I was confused on this since aren't demonstrative adjectives phrases like , "this fast" or "this large". If they are, then demonstrative adjectives not necessarily modifying nouns but adjectives, are certainly called not called a demonstrative pronoun.

  • I don't see what this has to with Latin.
    – fdb
    Jun 20, 2021 at 13:57

1 Answer 1


A pronoun is called a pronoun because it stands in place of a noun. The preposition pro in Latin means “in place of, on behalf of” (well, it is a bit more versatile, but it fits here). So a proconsul acts on behalf of a consul and a pronomen stands in for a nomen.

For example:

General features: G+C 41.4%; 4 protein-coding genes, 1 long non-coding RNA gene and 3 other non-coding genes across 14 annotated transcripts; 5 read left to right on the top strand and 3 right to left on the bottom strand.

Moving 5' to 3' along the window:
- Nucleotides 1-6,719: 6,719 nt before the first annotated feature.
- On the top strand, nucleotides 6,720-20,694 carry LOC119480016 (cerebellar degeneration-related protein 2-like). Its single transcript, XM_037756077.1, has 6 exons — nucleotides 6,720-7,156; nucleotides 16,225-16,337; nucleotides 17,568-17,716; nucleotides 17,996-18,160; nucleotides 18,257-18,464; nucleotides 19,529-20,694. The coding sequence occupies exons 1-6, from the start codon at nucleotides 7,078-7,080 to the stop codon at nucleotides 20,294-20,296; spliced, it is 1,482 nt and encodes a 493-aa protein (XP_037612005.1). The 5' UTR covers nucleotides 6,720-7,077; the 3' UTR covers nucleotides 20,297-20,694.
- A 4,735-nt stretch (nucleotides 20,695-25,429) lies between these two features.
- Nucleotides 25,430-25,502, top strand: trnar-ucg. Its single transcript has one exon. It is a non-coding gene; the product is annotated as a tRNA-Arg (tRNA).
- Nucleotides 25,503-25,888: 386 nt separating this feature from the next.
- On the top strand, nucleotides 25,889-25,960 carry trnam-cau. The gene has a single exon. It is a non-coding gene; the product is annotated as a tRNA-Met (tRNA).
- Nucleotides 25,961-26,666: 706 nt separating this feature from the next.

Marcus Claudiae obviam factus est et eam [= Claudiam] salvere iussit.
Marcus came across Claudia and greeted her [= Claudia].

Here eam (her) stands in for the noun Claudia. It would be cumbersome and irritating to repeat Claudia all the time.

This is called the substantive use of demonstrative pronouns, but they can also be used adjectively and modify nouns:

Marcus infitiatus est umquam se illam puellam vidisse.
Marcus denied ever having seen that girl.

In that case they are called adjective pronouns or pronomial adjectives. However, in Latin at least, they are still considered demonstrative pronouns.

Expressions like “this fast” or “that large” are an English peculiarity that has no direct equivalent in Latin.

  • It should be noted that a nomen includes both substantives (English: "nouns") and adjectives. In English as well, a noun could be adjective or substantive (though this usage is now less common). So an adjective is really a kind of nomen/noun.
    – Cerberus
    Jun 21, 2021 at 19:25

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